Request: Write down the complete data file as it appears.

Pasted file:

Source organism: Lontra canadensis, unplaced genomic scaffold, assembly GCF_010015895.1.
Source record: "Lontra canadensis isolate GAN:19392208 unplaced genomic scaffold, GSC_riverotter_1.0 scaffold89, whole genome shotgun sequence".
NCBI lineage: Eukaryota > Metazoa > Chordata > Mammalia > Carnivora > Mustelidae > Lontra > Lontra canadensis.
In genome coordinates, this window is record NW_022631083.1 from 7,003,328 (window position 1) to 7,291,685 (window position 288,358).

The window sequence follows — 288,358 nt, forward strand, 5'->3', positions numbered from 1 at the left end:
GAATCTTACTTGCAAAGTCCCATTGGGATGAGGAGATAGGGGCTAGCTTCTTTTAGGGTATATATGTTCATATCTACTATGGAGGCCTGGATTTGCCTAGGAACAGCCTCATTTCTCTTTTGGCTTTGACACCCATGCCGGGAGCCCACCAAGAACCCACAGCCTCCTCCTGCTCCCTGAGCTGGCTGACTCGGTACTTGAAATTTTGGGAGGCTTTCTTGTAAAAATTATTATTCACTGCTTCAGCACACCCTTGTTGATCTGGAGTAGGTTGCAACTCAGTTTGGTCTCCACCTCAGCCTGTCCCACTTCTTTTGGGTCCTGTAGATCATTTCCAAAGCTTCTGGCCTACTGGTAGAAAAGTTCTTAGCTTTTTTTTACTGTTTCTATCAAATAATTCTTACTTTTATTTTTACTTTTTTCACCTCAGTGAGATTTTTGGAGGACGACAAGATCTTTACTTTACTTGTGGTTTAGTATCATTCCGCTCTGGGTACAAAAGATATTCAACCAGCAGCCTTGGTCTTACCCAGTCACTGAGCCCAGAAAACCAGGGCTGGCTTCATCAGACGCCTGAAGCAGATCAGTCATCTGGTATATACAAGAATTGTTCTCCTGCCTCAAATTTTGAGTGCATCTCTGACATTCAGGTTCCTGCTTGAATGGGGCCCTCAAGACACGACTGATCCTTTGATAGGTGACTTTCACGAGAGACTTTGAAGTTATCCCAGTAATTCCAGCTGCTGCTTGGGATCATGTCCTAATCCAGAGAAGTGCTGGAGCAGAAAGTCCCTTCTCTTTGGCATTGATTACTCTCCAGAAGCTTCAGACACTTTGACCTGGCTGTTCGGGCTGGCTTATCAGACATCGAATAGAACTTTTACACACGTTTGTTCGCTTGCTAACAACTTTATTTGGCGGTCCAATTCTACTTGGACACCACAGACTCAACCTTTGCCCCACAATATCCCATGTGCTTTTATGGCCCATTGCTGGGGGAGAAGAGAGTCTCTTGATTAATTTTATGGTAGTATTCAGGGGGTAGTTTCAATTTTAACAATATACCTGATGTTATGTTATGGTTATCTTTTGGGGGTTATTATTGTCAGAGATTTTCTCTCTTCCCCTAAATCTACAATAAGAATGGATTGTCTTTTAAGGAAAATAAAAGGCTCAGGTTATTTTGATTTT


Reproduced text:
Source organism: Lontra canadensis, unplaced genomic scaffold, assembly GCF_010015895.1.
Source record: "Lontra canadensis isolate GAN:19392208 unplaced genomic scaffold, GSC_riverotter_1.0 scaffold89, whole genome shotgun sequence".
NCBI lineage: Eukaryota > Metazoa > Chordata > Mammalia > Carnivora > Mustelidae > Lontra > Lontra canadensis.
In genome coordinates, this window is record NW_022631083.1 from 7,003,328 (window position 1) to 7,291,685 (window position 288,358).

The window sequence follows — 288,358 nt, forward strand, 5'->3', positions numbered from 1 at the left end:
GAATCTTACTTGCAAAGTCCCATTGGGATGAGGAGATAGGGGCTAGCTTCTTTTAGGGTATATATGTTCATATCTACTATGGAGGCCTGGATTTGCCTAGGAACAGCCTCATTTCTCTTTTGGCTTTGACACCCATGCCGGGAGCCCACCAAGAACCCACAGCCTCCTCCTGCTCCCTGAGCTGGCTGACTCGGTACTTGAAATTTTGGGAGGCTTTCTTGTAAAAATTATTATTCACTGCTTCAGCACACCCTTGTTGATCTGGAGTAGGTTGCAACTCAGTTTGGTCTCCACCTCAGCCTGTCCCACTTCTTTTGGGTCCTGTAGATCATTTCCAAAGCTTCTGGCCTACTGGTAGAAAAGTTCTTAGCTTTTTTTTACTGTTTCTATCAAATAATTCTTACTTTTATTTTTACTTTTTTCACCTCAGTGAGATTTTTGGAGGACGACAAGATCTTTACTTTACTTGTGGTTTAGTATCATTCCGCTCTGGGTACAAAAGATATTCAACCAGCAGCCTTGGTCTTACCCAGTCACTGAGCCCAGAAAACCAGGGCTGGCTTCATCAGACGCCTGAAGCAGATCAGTCATCTGGTATATACAAGAATTGTTCTCCTGCCTCAAATTTTGAGTGCATCTCTGACATTCAGGTTCCTGCTTGAATGGGGCCCTCAAGACACGACTGATCCTTTGATAGGTGACTTTCACGAGAGACTTTGAAGTTATCCCAGTAATTCCAGCTGCTGCTTGGGATCATGTCCTAATCCAGAGAAGTGCTGGAGCAGAAAGTCCCTTCTCTTTGGCATTGATTACTCTCCAGAAGCTTCAGACACTTTGACCTGGCTGTTCGGGCTGGCTTATCAGACATCGAATAGAACTTTTACACACGTTTGTTCGCTTGCTAACAACTTTATTTGGCGGTCCAATTCTACTTGGACACCACAGACTCAACCTTTGCCCCACAATATCCCATGTGCTTTTATGGCCCATTGCTGGGGGAGAAGAGAGTCTCTTGATTAATTTTATGGTAGTATTCAGGGGGTAGTTTCAATTTTAACAATATACCTGATGTTATGTTATGGTTATCTTTTGGGGGTTATTATTGTCAGAGATTTTCTCTCTTCCCCTAAATCTACAATAAGAATGGATTGTCTTTTAAGGAAAATAAAAGGCTCAGGTTATTTTGATTTT